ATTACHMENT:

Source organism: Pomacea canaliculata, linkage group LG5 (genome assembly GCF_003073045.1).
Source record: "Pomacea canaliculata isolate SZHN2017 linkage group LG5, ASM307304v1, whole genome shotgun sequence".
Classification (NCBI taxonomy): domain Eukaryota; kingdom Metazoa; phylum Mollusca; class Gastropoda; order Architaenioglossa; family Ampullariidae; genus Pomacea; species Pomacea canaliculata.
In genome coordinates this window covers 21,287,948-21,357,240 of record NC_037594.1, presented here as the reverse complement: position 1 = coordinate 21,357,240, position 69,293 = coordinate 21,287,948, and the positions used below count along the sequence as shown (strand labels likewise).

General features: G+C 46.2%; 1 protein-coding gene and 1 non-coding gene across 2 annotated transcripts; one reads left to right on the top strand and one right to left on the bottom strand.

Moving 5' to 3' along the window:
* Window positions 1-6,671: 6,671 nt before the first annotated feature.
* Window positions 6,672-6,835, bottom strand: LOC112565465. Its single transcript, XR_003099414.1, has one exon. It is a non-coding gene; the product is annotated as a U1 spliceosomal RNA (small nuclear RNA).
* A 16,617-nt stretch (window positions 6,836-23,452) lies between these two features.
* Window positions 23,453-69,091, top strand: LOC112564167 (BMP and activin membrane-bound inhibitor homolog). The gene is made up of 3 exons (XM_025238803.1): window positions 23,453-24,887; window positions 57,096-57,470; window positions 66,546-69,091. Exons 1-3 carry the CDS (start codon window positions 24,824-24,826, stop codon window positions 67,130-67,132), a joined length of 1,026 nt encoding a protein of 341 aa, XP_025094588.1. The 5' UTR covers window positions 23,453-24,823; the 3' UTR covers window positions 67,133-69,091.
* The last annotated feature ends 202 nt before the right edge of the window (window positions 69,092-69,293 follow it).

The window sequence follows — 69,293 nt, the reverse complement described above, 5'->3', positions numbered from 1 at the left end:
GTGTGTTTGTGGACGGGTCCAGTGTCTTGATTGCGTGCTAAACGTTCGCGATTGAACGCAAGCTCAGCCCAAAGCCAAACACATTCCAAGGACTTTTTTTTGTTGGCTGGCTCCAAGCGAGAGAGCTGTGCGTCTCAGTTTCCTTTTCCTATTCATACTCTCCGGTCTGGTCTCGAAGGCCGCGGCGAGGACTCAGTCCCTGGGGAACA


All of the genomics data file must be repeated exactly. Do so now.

Source organism: Pomacea canaliculata, linkage group LG5 (genome assembly GCF_003073045.1).
Source record: "Pomacea canaliculata isolate SZHN2017 linkage group LG5, ASM307304v1, whole genome shotgun sequence".
Classification (NCBI taxonomy): domain Eukaryota; kingdom Metazoa; phylum Mollusca; class Gastropoda; order Architaenioglossa; family Ampullariidae; genus Pomacea; species Pomacea canaliculata.
In genome coordinates this window covers 21,287,948-21,357,240 of record NC_037594.1, presented here as the reverse complement: position 1 = coordinate 21,357,240, position 69,293 = coordinate 21,287,948, and the positions used below count along the sequence as shown (strand labels likewise).

General features: G+C 46.2%; 1 protein-coding gene and 1 non-coding gene across 2 annotated transcripts; one reads left to right on the top strand and one right to left on the bottom strand.

Moving 5' to 3' along the window:
* Window positions 1-6,671: 6,671 nt before the first annotated feature.
* Window positions 6,672-6,835, bottom strand: LOC112565465. Its single transcript, XR_003099414.1, has one exon. It is a non-coding gene; the product is annotated as a U1 spliceosomal RNA (small nuclear RNA).
* A 16,617-nt stretch (window positions 6,836-23,452) lies between these two features.
* Window positions 23,453-69,091, top strand: LOC112564167 (BMP and activin membrane-bound inhibitor homolog). The gene is made up of 3 exons (XM_025238803.1): window positions 23,453-24,887; window positions 57,096-57,470; window positions 66,546-69,091. Exons 1-3 carry the CDS (start codon window positions 24,824-24,826, stop codon window positions 67,130-67,132), a joined length of 1,026 nt encoding a protein of 341 aa, XP_025094588.1. The 5' UTR covers window positions 23,453-24,823; the 3' UTR covers window positions 67,133-69,091.
* The last annotated feature ends 202 nt before the right edge of the window (window positions 69,092-69,293 follow it).

The window sequence follows — 69,293 nt, the reverse complement described above, 5'->3', positions numbered from 1 at the left end:
GTGTGTTTGTGGACGGGTCCAGTGTCTTGATTGCGTGCTAAACGTTCGCGATTGAACGCAAGCTCAGCCCAAAGCCAAACACATTCCAAGGACTTTTTTTTGTTGGCTGGCTCCAAGCGAGAGAGCTGTGCGTCTCAGTTTCCTTTTCCTATTCATACTCTCCGGTCTGGTCTCGAAGGCCGCGGCGAGGACTCAGTCCCTGGGGAACA